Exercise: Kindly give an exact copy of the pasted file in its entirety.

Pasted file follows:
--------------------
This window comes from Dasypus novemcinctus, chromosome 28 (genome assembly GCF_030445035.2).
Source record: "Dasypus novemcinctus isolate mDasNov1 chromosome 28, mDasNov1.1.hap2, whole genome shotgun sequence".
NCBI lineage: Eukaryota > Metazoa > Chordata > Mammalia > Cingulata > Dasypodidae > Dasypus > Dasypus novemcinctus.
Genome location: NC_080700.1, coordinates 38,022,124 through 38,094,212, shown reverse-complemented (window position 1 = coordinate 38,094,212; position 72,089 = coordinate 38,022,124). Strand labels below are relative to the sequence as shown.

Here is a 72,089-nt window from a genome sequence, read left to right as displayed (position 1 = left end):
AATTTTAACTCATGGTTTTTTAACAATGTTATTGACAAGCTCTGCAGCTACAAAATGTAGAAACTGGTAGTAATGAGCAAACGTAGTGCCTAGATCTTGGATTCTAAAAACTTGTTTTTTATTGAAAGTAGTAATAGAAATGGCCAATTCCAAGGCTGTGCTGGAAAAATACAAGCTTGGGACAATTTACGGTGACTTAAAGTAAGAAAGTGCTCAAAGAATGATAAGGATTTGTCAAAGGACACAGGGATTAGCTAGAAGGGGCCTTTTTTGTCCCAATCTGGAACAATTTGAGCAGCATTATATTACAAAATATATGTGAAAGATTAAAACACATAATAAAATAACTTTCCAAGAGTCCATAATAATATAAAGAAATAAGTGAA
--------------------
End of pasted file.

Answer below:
This window comes from Dasypus novemcinctus, chromosome 28 (genome assembly GCF_030445035.2).
Source record: "Dasypus novemcinctus isolate mDasNov1 chromosome 28, mDasNov1.1.hap2, whole genome shotgun sequence".
NCBI lineage: Eukaryota > Metazoa > Chordata > Mammalia > Cingulata > Dasypodidae > Dasypus > Dasypus novemcinctus.
Genome location: NC_080700.1, coordinates 38,022,124 through 38,094,212, shown reverse-complemented (window position 1 = coordinate 38,094,212; position 72,089 = coordinate 38,022,124). Strand labels below are relative to the sequence as shown.

Here is a 72,089-nt window from a genome sequence, read left to right as displayed (position 1 = left end):
AATTTTAACTCATGGTTTTTTAACAATGTTATTGACAAGCTCTGCAGCTACAAAATGTAGAAACTGGTAGTAATGAGCAAACGTAGTGCCTAGATCTTGGATTCTAAAAACTTGTTTTTTATTGAAAGTAGTAATAGAAATGGCCAATTCCAAGGCTGTGCTGGAAAAATACAAGCTTGGGACAATTTACGGTGACTTAAAGTAAGAAAGTGCTCAAAGAATGATAAGGATTTGTCAAAGGACACAGGGATTAGCTAGAAGGGGCCTTTTTTGTCCCAATCTGGAACAATTTGAGCAGCATTATATTACAAAATATATGTGAAAGATTAAAACACATAATAAAATAACTTTCCAAGAGTCCATAATAATATAAAGAAATAAGTGAA